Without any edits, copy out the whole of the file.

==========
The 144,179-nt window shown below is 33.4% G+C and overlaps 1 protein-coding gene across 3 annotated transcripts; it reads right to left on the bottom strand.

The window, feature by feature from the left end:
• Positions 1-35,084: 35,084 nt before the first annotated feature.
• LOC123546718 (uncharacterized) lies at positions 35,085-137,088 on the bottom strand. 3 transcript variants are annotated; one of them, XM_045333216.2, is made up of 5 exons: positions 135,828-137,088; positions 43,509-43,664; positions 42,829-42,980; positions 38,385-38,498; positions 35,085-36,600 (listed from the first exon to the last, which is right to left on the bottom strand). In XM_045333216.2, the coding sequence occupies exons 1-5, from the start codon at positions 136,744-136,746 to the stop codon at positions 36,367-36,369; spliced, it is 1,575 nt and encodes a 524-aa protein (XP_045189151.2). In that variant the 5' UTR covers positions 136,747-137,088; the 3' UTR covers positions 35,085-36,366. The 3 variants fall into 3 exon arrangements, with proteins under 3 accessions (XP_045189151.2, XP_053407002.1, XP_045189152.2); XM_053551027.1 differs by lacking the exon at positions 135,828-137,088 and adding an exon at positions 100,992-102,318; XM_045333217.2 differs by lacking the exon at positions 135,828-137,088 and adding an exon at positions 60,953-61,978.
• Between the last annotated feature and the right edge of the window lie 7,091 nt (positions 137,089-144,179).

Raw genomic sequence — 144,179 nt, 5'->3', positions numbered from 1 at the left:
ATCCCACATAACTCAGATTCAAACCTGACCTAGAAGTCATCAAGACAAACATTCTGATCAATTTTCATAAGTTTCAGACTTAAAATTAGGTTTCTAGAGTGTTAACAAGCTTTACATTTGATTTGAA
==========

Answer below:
The 144,179-nt window shown below is 33.4% G+C and overlaps 1 protein-coding gene across 3 annotated transcripts; it reads right to left on the bottom strand.

The window, feature by feature from the left end:
• Positions 1-35,084: 35,084 nt before the first annotated feature.
• LOC123546718 (uncharacterized) lies at positions 35,085-137,088 on the bottom strand. 3 transcript variants are annotated; one of them, XM_045333216.2, is made up of 5 exons: positions 135,828-137,088; positions 43,509-43,664; positions 42,829-42,980; positions 38,385-38,498; positions 35,085-36,600 (listed from the first exon to the last, which is right to left on the bottom strand). In XM_045333216.2, the coding sequence occupies exons 1-5, from the start codon at positions 136,744-136,746 to the stop codon at positions 36,367-36,369; spliced, it is 1,575 nt and encodes a 524-aa protein (XP_045189151.2). In that variant the 5' UTR covers positions 136,747-137,088; the 3' UTR covers positions 35,085-36,366. The 3 variants fall into 3 exon arrangements, with proteins under 3 accessions (XP_045189151.2, XP_053407002.1, XP_045189152.2); XM_053551027.1 differs by lacking the exon at positions 135,828-137,088 and adding an exon at positions 100,992-102,318; XM_045333217.2 differs by lacking the exon at positions 135,828-137,088 and adding an exon at positions 60,953-61,978.
• Between the last annotated feature and the right edge of the window lie 7,091 nt (positions 137,089-144,179).

Raw genomic sequence — 144,179 nt, 5'->3', positions numbered from 1 at the left:
ATCCCACATAACTCAGATTCAAACCTGACCTAGAAGTCATCAAGACAAACATTCTGATCAATTTTCATAAGTTTCAGACTTAAAATTAGGTTTCTAGAGTGTTAACAAGCTTTACATTTGATTTGAA